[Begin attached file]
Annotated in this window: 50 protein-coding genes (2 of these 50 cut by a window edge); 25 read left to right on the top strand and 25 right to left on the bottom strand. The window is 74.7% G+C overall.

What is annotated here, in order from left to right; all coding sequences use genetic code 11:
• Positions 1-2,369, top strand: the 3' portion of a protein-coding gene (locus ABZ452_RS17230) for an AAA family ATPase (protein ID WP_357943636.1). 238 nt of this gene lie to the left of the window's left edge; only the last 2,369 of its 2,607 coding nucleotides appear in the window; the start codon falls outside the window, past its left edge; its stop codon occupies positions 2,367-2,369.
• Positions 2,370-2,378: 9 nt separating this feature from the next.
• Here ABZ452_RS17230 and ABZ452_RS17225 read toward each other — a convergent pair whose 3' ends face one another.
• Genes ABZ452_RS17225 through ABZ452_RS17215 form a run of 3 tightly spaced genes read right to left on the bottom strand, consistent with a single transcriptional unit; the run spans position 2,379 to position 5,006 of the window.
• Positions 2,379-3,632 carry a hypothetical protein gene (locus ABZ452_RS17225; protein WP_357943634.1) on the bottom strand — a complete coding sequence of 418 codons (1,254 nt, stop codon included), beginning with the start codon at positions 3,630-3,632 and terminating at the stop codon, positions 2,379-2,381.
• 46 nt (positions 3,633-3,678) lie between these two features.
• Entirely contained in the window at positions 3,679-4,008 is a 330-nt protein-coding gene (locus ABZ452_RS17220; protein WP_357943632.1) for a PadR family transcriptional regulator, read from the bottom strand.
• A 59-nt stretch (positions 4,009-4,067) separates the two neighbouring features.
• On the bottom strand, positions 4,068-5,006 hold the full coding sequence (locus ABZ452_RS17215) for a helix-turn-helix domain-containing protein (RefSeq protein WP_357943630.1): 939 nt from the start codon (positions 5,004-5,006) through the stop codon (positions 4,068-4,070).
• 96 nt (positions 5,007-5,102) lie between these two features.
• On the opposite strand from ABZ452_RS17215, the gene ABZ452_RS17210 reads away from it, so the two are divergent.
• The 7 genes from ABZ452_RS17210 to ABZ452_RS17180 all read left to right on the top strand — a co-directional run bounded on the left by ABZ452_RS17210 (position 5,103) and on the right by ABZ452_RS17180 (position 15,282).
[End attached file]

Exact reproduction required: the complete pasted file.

Annotated in this window: 50 protein-coding genes (2 of these 50 cut by a window edge); 25 read left to right on the top strand and 25 right to left on the bottom strand. The window is 74.7% G+C overall.

What is annotated here, in order from left to right; all coding sequences use genetic code 11:
• Positions 1-2,369, top strand: the 3' portion of a protein-coding gene (locus ABZ452_RS17230) for an AAA family ATPase (protein ID WP_357943636.1). 238 nt of this gene lie to the left of the window's left edge; only the last 2,369 of its 2,607 coding nucleotides appear in the window; the start codon falls outside the window, past its left edge; its stop codon occupies positions 2,367-2,369.
• Positions 2,370-2,378: 9 nt separating this feature from the next.
• Here ABZ452_RS17230 and ABZ452_RS17225 read toward each other — a convergent pair whose 3' ends face one another.
• Genes ABZ452_RS17225 through ABZ452_RS17215 form a run of 3 tightly spaced genes read right to left on the bottom strand, consistent with a single transcriptional unit; the run spans position 2,379 to position 5,006 of the window.
• Positions 2,379-3,632 carry a hypothetical protein gene (locus ABZ452_RS17225; protein WP_357943634.1) on the bottom strand — a complete coding sequence of 418 codons (1,254 nt, stop codon included), beginning with the start codon at positions 3,630-3,632 and terminating at the stop codon, positions 2,379-2,381.
• 46 nt (positions 3,633-3,678) lie between these two features.
• Entirely contained in the window at positions 3,679-4,008 is a 330-nt protein-coding gene (locus ABZ452_RS17220; protein WP_357943632.1) for a PadR family transcriptional regulator, read from the bottom strand.
• A 59-nt stretch (positions 4,009-4,067) separates the two neighbouring features.
• On the bottom strand, positions 4,068-5,006 hold the full coding sequence (locus ABZ452_RS17215) for a helix-turn-helix domain-containing protein (RefSeq protein WP_357943630.1): 939 nt from the start codon (positions 5,004-5,006) through the stop codon (positions 4,068-4,070).
• 96 nt (positions 5,007-5,102) lie between these two features.
• On the opposite strand from ABZ452_RS17215, the gene ABZ452_RS17210 reads away from it, so the two are divergent.
• The 7 genes from ABZ452_RS17210 to ABZ452_RS17180 all read left to right on the top strand — a co-directional run bounded on the left by ABZ452_RS17210 (position 5,103) and on the right by ABZ452_RS17180 (position 15,282).